The spelling rules are quite clear. (1) When the C is followed by E, I, or Y, its sound is soft like S (center, cinema, cylinder). (2) When C is followed by A, O, or U, its sound is hard like K. ( candy, cotton, cucumber). (3) When the C is the final letter, its sound is hard like K (magic, lilac, panic). (4) When the C is followed by a consonant, its sound is also hard like K (picnic, cream, click). Finally, (5), when there is a double C, the first will be hard and the second will be hard or soft depending on the letter that follows it (accord, accuse, accept, accent, vaccine).
Almost no exceptions exist to these rules, mainly some scientific words such as coelacanth and coelenterons, and a few imported words like cello (chello) from the Italian and the Gaelic word Celt (Kelt).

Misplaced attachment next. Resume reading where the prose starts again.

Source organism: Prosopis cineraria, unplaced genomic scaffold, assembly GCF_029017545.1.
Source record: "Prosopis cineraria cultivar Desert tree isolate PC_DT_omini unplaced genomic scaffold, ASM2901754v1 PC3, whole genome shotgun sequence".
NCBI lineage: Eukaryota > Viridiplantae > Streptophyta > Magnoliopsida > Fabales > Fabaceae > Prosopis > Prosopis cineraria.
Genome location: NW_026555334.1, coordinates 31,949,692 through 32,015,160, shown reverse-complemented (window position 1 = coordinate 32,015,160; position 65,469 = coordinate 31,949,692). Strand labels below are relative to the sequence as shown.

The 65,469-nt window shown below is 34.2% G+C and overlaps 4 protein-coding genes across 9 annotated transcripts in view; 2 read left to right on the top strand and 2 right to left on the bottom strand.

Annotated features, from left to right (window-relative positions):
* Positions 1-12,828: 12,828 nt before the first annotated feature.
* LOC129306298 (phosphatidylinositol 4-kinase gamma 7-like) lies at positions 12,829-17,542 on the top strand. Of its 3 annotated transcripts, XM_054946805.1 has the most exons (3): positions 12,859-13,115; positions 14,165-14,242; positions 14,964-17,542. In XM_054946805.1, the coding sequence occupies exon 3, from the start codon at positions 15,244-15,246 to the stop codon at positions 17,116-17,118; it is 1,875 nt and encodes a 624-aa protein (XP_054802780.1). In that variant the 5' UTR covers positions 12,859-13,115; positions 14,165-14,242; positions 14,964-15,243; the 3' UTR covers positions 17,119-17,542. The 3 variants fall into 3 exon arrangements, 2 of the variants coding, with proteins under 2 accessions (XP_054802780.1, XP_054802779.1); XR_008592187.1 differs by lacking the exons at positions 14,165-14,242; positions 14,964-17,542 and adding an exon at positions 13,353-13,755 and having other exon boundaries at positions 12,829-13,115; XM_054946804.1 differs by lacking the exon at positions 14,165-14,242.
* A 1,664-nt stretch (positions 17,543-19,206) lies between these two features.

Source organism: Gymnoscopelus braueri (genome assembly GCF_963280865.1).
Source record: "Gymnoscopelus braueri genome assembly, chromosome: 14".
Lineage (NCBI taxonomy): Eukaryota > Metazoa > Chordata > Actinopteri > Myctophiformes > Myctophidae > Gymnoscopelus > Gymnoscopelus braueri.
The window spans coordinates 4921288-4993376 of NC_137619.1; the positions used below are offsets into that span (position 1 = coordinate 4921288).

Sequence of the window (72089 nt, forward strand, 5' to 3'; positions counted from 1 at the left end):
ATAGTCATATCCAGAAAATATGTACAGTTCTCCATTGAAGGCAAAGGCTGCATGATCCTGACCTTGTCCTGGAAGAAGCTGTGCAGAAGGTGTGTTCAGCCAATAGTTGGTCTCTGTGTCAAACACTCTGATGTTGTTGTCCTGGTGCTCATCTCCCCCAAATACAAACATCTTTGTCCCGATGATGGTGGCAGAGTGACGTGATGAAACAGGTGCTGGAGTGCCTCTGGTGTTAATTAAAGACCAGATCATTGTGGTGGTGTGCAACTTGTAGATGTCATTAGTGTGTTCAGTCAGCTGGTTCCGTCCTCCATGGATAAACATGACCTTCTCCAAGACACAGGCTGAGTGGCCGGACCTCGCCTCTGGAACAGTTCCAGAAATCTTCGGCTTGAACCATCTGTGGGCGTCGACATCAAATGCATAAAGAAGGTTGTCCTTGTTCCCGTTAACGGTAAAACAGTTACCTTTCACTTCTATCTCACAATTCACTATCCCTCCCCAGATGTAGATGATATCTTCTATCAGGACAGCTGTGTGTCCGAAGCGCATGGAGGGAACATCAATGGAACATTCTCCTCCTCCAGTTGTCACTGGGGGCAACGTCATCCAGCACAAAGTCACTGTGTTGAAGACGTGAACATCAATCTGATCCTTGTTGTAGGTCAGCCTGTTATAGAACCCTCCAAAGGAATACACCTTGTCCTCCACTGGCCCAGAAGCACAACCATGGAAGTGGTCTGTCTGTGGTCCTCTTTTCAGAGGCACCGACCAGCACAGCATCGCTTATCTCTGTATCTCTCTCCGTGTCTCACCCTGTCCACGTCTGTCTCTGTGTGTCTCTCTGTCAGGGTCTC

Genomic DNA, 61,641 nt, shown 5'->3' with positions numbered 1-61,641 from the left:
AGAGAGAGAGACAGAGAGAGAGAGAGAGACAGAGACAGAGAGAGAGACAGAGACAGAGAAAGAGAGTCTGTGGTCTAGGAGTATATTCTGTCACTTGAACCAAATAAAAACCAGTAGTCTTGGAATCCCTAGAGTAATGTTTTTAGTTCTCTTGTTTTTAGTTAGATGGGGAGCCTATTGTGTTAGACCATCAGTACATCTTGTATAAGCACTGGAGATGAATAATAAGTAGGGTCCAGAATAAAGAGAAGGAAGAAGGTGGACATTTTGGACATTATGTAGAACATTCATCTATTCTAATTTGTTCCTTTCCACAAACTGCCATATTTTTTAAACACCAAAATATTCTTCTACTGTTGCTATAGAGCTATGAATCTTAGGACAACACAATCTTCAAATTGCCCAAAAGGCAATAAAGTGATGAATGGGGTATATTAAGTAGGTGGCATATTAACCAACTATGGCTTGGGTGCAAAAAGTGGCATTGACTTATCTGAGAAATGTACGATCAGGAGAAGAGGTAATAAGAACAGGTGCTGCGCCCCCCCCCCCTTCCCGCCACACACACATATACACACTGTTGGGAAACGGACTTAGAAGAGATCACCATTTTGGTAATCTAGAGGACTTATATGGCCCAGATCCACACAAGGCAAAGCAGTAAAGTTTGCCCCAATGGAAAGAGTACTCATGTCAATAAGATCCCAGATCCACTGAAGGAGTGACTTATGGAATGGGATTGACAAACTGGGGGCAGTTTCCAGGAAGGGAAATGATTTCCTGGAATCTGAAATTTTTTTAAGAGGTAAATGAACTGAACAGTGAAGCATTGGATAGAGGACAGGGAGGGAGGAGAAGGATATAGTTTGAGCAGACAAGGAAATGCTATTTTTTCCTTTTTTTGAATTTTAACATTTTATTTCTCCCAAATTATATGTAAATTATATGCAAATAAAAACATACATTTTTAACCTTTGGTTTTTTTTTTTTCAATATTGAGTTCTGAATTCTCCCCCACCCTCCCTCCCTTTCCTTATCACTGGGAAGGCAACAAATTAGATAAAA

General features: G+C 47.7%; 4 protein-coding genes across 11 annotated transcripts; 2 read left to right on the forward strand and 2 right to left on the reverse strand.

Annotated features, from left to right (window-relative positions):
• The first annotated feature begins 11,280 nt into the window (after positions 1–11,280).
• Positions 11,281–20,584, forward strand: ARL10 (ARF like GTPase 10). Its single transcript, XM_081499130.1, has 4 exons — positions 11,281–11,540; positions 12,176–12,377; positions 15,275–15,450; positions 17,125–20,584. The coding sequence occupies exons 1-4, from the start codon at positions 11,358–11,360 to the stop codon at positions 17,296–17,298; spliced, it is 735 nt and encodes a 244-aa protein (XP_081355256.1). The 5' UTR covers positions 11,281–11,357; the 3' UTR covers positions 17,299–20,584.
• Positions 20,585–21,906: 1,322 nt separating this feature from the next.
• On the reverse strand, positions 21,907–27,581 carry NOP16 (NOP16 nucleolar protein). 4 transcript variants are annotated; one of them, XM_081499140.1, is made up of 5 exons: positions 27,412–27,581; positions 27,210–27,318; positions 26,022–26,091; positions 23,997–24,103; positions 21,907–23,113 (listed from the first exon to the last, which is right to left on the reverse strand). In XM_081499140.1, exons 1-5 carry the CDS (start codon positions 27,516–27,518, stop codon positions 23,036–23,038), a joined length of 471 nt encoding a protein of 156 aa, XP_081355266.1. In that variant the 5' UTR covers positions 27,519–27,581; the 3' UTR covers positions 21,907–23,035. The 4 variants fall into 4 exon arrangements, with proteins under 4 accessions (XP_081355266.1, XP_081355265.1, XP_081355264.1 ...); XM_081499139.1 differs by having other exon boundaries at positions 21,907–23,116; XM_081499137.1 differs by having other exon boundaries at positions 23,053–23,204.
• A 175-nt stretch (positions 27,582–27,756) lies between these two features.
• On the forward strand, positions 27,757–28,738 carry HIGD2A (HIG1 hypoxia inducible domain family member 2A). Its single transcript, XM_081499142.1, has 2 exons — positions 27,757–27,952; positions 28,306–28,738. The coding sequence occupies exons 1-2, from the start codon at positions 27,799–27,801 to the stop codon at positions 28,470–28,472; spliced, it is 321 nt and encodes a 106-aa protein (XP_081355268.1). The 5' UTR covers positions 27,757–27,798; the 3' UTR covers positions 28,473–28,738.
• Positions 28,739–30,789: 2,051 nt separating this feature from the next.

Students usually learn the spelling rules around the letter C early, and they usually have no trouble with it. I have always been pleasantly surprised at how quickly even the youngest students accepts the C rules.
Incidentally, Spanish spelling has similar C rules as seen in these words: caramba, corona, Cuba, crema, clima, cuidado, ciudad, centavo, cienega, cilindro.
Most of us have no problem with the soft and hard C when we read and write, and the rule comes in handy when we come across a new word and don’t know how to pronounce it.
Delete the letter C from the English alphabet? As Grandpa used to say, “If it’s not broken, why try to fix it?